I know you guys originally started off as producing rock music in 2008, but since then have gradually evolved your elements into EDM. What sparked this transition?
It’s pretty interesting how we transitioned about it, actually. When we started off as a ‘rock band’, there was another friend of mine who was a drummer. During which, Mark was my best friend who would just chill with us while me and this drummer were jamming out. I played the guitar and the friend would do the drums, all while Mark would lounge around simply cause he was my friend and he wanted to hang out. Gradually over time I thought it sucked for him to always have to just stand there and watch us jam. So one day I went up to him and asked, ‘dude, what’s your favorite part of a song?’ ‘I like bass,’ he responded. So i thought to myself, ‘okay well lets go get a shitty bass and a really shitty amp’. So we got a combo for about $120 and Mark picked it up really quickly; he would be able to read tabs and play a pretty difficult track such as Red Hot Chili Peppers. Soon enough we started jamming out on a regular basis. After a while, our drummer friend lost interest in the band since he was busy with his own things on the side, so it was just two, bass and guitar and ever since then we’ve been the dynamic duo.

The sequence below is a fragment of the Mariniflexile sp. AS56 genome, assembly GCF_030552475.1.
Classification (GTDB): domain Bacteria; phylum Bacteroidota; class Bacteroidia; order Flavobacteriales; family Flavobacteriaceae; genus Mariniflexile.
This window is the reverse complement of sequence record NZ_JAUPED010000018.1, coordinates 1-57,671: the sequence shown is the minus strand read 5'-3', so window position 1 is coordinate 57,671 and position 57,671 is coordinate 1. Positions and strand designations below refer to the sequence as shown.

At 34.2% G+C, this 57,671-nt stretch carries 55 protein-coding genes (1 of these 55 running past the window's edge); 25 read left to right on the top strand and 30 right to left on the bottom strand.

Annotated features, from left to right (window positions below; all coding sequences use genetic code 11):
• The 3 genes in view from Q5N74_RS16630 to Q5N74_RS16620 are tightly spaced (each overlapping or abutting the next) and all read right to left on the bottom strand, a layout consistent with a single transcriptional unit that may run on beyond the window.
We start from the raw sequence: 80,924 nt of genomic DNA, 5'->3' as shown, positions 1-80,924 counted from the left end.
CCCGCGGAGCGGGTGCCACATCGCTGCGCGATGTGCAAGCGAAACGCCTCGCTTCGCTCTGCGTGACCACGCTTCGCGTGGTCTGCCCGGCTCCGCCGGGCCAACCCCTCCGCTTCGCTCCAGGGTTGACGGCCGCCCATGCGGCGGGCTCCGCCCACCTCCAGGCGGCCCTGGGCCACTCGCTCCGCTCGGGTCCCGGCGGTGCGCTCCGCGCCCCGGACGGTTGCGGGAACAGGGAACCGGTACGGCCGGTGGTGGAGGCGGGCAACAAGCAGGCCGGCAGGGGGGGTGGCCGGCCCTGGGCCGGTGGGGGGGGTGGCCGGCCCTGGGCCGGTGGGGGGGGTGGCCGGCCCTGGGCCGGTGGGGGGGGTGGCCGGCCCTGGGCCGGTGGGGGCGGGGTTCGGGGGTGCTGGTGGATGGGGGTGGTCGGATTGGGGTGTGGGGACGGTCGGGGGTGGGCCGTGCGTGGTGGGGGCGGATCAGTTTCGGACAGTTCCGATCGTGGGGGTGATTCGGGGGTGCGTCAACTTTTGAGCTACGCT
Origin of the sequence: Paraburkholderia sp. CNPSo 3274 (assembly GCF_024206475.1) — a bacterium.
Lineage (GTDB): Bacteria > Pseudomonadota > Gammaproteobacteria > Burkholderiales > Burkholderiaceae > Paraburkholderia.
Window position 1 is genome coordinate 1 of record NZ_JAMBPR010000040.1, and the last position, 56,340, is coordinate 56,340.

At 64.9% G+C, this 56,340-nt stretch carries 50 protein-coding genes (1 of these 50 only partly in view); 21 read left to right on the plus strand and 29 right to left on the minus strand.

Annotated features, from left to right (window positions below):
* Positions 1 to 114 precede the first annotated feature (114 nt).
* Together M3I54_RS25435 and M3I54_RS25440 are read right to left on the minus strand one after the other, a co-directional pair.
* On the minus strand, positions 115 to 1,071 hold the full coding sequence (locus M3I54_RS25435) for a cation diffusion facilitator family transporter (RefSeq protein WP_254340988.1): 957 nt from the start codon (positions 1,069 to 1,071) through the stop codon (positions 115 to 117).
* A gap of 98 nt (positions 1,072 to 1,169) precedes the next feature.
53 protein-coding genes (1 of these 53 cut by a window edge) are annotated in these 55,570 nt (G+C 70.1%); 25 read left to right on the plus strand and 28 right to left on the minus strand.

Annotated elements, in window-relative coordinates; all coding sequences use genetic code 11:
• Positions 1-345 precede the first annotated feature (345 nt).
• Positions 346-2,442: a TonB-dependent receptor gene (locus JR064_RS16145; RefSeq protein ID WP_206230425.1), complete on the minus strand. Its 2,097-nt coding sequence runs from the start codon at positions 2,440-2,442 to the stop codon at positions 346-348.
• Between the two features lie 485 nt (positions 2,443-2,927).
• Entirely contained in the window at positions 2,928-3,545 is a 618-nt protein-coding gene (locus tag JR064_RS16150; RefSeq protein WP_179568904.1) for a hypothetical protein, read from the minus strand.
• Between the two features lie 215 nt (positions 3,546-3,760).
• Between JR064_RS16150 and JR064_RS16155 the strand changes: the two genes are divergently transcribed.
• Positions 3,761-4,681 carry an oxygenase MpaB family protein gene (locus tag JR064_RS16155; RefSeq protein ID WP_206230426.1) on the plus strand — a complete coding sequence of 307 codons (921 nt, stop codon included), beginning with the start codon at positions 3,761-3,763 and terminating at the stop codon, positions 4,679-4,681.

As dubstep artists, do you guys see the inner rockstar as an influential factor in how you guys produce music now?
Definitely! We’ve been through a lot of genres in between as well. For me, personally after I left Toronto in 2010 before Klaypex was formed or anything like that, I didn’t know what i was going to do with my life. So I took a year off to just learn how to produce better. I dug my hands into a bunch of different genres from R&B to hip-hop to even industrial music; I tried everything because I knew that I love music, not just any specific genres. I thought to myself that if i was able to, at the very least, do well at each genre, then I could master my productions. So that’s what I did that year. During that same year, Mark went to an independent music production program at a college in Toronto, which he says didn’t teach him anything *chuckles*.
Explain your plan of attack, or marketing scheme I might say, to generating the high volume of views on your YouTube videos. I’m sure many other artists are wondering how you guys are able to have so much traffic.